The sky is my roof in my favorite house--out and about in Nature--sun, snow, rain, warm days and cold. Everything about what is going on around me in fields and mountains and beside creeks is fascinating.
Here in my blog I will be sharing tidbits of what I am seeing - in my yard and on trips up trails and over into nearby Yellowstone National Park.
This Mother's Day I write my mother. She passed on almost four years ago. And I miss her.
So I thumb through photo albums and as I look at her as a young girl, young woman, and mother, I wonder what she sees through my eyes.
And I "thumb" through the stories she told me in her 90s for the ones I would like to place
in my garden of memories on Mother's Day. Why a garden? For many years she sent me a check for Mother's Day to use to purchase plants for my garden. "I was never a gardener," she'd often
say, "but I liked to arrange our supper on plates to look like a garden."
I see you sitting at the dinner table in Concord, Massachusetts and New Canaan, Connecticut.
You've changed for dinner out of the dresses you wore all day. Lit candles are reflected in the shine of the dining table that belonged to your mother. Over the years you used different china patterns. You loved the blue and yellow design on the Stangl Ware dishes Dad bought you.
I loved the dishes from Grandmalyn with the tiny lavender all-over fern design and brightly-colored birds. The dinner plates painted with Audubon bird designs are in my cupboard along side
Grandmalyn's china. But who presided at the head of the table?
The girl who grew up in Chicago.The fourteen year old of the Grand Tour in 1930 who told her diary how may laps she marched around the deck of the S.S. Hamburg and how late at night she danced with your brother. The young woman who cruised to Bermuda with a college girlfriend. The woman who was active in charity work during and after Northwestern University. The young mother who moved far away from her family to be with her husband, and the wife who vacationed "out west" and rode on horse-packing trips into the wilderness even though horses weren't your favorite mode of travel. You gave fly fishing a go. Thrilled over a trip to Kenya and wrote glowing reports of the wildlife you and Dad saw.
You're the mother who learned how to sew so she be part of a 4-H club and teach my friends and I to sew some crafts--like covering a cigar box with calico to make a sewing box. The mother who took us climbing up Mount Monadnock in New Hampshire. Who made sure I took piano lessons. The wife active in the League of Women Voters. An active member of First Church of Christ, Scientist, Concord and then the branch church in New Canaan, Connecticut.
You moved away from the cottage you loved in Concord when your husband started a new job in New York City. Endured a year of remodeling of your home, much of the time without a real kitchen.
You made friends of what I called the "older women" at church. Invited them for tea.
You taught me how to drive--a stick shift. Put up with many lurches while I practiced.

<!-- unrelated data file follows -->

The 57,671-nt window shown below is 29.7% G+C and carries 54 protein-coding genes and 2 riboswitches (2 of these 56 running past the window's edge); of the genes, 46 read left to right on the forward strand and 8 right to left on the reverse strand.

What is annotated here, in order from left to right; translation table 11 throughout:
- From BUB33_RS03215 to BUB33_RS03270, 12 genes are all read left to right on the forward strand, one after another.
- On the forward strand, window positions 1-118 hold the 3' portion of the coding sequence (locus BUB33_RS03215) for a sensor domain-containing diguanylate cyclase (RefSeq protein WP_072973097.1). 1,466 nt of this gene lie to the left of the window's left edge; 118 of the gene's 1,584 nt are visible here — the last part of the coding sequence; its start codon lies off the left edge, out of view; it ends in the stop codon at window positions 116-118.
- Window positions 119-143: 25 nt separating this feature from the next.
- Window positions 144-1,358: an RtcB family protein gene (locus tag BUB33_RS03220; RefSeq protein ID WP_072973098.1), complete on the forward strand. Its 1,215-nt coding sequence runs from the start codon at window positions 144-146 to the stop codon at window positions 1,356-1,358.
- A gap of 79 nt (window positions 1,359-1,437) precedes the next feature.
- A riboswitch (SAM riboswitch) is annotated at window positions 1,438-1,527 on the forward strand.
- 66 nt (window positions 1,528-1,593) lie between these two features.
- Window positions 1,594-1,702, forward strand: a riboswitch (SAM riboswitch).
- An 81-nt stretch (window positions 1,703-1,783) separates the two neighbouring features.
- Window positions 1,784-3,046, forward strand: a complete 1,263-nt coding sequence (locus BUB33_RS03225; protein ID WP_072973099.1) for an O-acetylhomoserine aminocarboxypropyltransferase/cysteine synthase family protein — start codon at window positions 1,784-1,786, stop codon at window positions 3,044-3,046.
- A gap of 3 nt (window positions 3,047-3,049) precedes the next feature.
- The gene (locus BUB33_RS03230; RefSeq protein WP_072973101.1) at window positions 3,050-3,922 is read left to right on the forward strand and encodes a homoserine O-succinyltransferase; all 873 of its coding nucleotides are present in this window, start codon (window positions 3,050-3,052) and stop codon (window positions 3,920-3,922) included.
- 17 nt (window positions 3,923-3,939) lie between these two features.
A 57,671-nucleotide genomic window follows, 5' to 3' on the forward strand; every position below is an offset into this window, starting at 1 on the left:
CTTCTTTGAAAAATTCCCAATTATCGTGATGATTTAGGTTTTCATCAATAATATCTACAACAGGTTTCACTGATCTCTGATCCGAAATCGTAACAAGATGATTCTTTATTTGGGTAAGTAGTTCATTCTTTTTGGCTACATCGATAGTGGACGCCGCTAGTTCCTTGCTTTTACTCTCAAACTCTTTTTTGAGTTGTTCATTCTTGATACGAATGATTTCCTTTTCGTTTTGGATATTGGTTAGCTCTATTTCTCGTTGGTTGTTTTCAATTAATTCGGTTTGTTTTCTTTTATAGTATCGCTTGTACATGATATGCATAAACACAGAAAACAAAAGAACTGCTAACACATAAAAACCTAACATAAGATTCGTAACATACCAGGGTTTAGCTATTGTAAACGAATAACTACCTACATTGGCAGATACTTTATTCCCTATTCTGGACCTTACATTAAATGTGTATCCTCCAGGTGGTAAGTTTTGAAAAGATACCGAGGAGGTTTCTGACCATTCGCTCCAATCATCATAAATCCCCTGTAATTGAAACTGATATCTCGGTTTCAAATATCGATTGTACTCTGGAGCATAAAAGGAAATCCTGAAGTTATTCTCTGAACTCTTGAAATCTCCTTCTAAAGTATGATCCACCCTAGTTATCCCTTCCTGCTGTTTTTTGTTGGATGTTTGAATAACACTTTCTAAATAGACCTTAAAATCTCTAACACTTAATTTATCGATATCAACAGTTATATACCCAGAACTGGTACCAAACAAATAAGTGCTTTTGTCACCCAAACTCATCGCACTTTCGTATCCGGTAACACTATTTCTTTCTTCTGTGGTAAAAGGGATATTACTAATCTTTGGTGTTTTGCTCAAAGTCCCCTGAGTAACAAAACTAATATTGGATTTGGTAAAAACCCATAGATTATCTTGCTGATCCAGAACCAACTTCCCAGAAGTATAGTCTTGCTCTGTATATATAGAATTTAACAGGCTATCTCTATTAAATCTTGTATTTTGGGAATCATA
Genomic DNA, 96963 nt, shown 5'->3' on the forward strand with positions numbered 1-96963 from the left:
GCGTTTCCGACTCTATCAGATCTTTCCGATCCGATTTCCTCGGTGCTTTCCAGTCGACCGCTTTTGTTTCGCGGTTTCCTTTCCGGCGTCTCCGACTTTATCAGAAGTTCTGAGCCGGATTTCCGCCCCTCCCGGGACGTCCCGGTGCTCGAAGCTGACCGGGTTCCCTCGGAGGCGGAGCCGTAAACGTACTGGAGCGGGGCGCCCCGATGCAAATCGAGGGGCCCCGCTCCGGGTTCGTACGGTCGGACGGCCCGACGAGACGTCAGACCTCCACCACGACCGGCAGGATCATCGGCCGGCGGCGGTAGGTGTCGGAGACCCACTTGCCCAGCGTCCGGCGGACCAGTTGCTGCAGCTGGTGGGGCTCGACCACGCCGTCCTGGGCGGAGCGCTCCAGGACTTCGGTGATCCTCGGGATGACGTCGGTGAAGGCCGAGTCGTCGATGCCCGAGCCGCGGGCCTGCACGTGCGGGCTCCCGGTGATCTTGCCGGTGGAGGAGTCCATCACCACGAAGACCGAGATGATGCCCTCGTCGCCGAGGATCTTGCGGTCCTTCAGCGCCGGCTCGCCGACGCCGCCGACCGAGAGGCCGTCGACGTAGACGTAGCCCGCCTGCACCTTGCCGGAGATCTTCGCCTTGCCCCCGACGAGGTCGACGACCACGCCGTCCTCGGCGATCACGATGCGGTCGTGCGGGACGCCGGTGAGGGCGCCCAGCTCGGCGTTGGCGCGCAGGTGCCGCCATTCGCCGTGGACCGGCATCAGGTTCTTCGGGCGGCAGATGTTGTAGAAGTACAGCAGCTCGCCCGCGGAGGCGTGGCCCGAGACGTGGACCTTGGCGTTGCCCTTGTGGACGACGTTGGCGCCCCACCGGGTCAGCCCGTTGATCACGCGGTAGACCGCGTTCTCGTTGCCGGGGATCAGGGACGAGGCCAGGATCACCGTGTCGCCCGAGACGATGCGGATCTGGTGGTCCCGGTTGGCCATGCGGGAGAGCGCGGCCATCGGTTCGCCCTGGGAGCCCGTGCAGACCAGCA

After Dad passed on you let me move you to Bozeman when you were 95. I'm only beginning to understand how hard that must have been for you! But you squared your shoulders and soldiered on. When I suggested doing some things to have fun or that you might engage in some of the activities at the independent living facility where you had an apartment, you told me "I didn't move here to have fun, I moved here to have a purpose." You joined church. Attended concerts and lectures with us. Read more than one newspaper a day."I don't want to sit around and eat bon bons," you often said.
You were gracious, courageous, focused, determined. And you loved nature. I remember how much you loved to sit by our sliding door to the porch and watch the birds whenever you came over for lunch on Sundays.
The other day I held in my hand a quilt signed "Grandmother Keith," and dated May 6, 1917. She must have made it in time for your first birthday. I've don't recall seeing it before unpacking a box closed up since you moved. The next person to hold it will be the great, great, great, grandson of the woman who stitched childhood scenes in blue thread one hundred years ago.
Now I live "out west." I like to horseback ride, wade in streams, hike in wildflowers, write stories, take pictures. I often like to talk to you when I'm out in nature alone. In part I'm who I am because of you.
I find it a curiosity - rather like a curio shop - to be wandering through old poems and essays I have composed over the years. There is no dust to blow off the tops of books, no cat sitting beside a geranium in a shop window peering out at strangers scurrying by in the rain. No bell atop a door to let the wizened woman who owns the shop know when a curious stranger happens to enter seeking shelter from the storm or tempted by the sign that reads : "Browsers Welcome: Tea Shop and Books for Sale."
While wandering around my shelves of the topics hiding poems and stories I found this one and decided to share it with you. I have no idea when "yesterday" was. I don't think it matters.
Yesterday I went for a walk along a trail nearby. Many
bicycles with their riders passed by.
When I entered a part of the trail that went down beside and
below an abandoned railroad track
I saw a tangle of brambles and weeds in all directions.There were beer cans and bottles among them.
My first thought was “How ugly! There aren’t any flowers and it’s all a mess.